Beef Cattle Winter Feeding
Do you always plan your Beef Cattle Winter Feeding strategy well in
advance of the winter feeding season?
You may be faced with feeding less feed or feed of a
poorer quality, yet your cattle still need adequate amounts of energy, protein, minerals, vitamins and
roughage. Get a handle on available feed supplies for winter feeding-quality as well as quantity. If there isn't
sufficient feed for the numbers of animals you usually over winter, then you have to decide whether to buy feed or
reduce the number of animals over wintered.
Prioritize herd reduction.
Top keeping priority should be the pregnant brood cows. If you can get them through the
winter with enough body condition after calving to rebreed on schedule, your breeding program won't suffer too
badly. That will help you win the war even if you feel you are currently losing the battle.
Pregnancy check the herd in the fall.
Cull the opens, cull the bad feet, udders, eyes and personalities. Cull the poor mothers.
Here's where good records will help you. You can't always eyeball a loser or remember a problem from last spring.
If there is extra feed after the main herd's needs are met, keep the best replacement heifers. Keep the bred
heifers and if there's enough feed keep heifer calves from your best cows. Use your records.
How well cattle tolerate the winter depends on their condition at winter's
onset. Thin cattle do not have fat reserves and need as much energy as during any normal winter. They are also more
likely to have low vitamin and mineral reserves. Watch them closely for deficiencies, particularly vitamin A
deficiency. Separate young and thin cows from the rest of the herd. Feed the young and thin cows extra forage or
Mature cows that finish the grazing season in better than average
condition can withstand some feed cutbacks. You can reduce the roughage they receive from the 10 to 20 pounds you
normally would feed daily to a minimum of four to five pounds daily, along with adequate grain. Greater reductions
of forage would interfere with normal rumen function. During the winter feeding these cows can lose up to 120
pounds. After calving give them extra feed so they nurse properly and return to breeding condition. Larger weight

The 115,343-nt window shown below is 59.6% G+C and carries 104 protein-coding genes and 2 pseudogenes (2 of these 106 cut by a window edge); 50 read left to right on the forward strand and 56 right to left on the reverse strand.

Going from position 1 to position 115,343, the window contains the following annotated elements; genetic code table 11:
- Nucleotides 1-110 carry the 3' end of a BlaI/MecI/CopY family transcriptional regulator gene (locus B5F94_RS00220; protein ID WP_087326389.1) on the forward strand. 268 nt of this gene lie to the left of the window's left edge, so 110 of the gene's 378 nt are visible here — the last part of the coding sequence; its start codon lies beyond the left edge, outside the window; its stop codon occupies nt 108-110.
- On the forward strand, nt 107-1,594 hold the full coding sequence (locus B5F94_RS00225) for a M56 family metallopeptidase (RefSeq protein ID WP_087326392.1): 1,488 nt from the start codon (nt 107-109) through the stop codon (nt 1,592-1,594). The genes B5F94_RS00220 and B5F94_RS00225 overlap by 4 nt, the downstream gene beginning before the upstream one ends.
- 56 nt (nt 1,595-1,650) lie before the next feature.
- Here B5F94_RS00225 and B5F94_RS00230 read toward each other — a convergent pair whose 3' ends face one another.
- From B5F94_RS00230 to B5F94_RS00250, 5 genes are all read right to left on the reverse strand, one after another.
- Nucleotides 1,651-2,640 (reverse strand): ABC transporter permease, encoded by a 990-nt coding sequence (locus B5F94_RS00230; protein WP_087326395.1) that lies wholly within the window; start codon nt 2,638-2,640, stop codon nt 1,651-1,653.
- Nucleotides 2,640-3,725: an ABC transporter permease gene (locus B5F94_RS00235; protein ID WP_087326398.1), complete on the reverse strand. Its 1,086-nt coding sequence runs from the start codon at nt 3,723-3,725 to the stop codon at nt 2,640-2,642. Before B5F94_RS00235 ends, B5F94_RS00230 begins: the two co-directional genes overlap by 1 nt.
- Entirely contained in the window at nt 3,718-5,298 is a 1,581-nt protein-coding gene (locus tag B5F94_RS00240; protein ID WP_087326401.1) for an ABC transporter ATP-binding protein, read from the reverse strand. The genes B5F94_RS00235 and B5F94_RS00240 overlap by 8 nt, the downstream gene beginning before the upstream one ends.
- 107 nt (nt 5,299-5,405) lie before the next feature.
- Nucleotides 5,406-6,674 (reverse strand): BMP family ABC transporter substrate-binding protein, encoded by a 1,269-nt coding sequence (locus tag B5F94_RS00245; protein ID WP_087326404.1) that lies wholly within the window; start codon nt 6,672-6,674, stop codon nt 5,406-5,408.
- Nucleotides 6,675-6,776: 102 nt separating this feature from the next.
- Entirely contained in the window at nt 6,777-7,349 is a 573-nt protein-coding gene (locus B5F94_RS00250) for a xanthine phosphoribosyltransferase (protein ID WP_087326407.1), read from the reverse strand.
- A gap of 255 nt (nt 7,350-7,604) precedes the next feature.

losses may jeopardize their health or cause breeding problems.
If you have to buy feed, decide whether you need hay or can stretch
existing roughage with grain or protein supplement. Poor quality roughages if properly supplemented to meet the
animals' requirements can replace quality hay in maintaining the pregnant beef cow.
Thin cattle require more feed to keep warm. A thin cow can require 50 to
70 per cent more feed during a cold snap than a cow with some fat cover. That's why it pays to have cows come into
winter in good condition - they need less feed.
Don't waste feed.
Feeding on the ground can waste up to 50 percent of poor quality feed. Of all feeding
gates tested, home-built "tombstone" type feeders wasted the least feed. If you are feeding with an electric wire
keep it adjusted. Moving it a little twice daily is better than once daily and having the animals reach too much
Retain the best quality feed for young stock and nursing cows after
calving, because both milk production and growth demand extra nutrients. Allow enough feed for nursing cows to
provide twice their precalving energy and protein needs. Save your best roughage for replacement calves, bred
heifers and cows after calving. Both milk production and growth demand extra nutrients.
Ammonization of chaff and straw increases energy and crude protein
content. If allowed free access to treated straw or chaff, cows will eat more than they would untreated. Intake
increases from about 12 - 14 pounds of untreated to 18-22 pounds of treated. Grain required drops from 5-6 pounds
per day to about 2 pounds. Conversely, if grain is fed at 5-6 pounds per head, intake of ammoniated material can be
restricted and still maintain the animal in good condition.
Healthy cattle use feed more efficiently. Treat for warbles and lice in
the fall. Re-treat for lice in mid winter. Make sure vitamins A, D, and E are adequate either through the feed or
injections every 60 days. Balance rations with enough calcium, phosphorus and trace minerals, either mixed with the
feed or fed free choice. Know your feed quality and your animal's requirements. Have your feeds analyzed. Discuss
your situation with your Ag. Rep, Livestock Specialist or feed company nutritionist.
Feed all cattle extra in cold weather. Cattle need extra grain to help
maintain body temperature.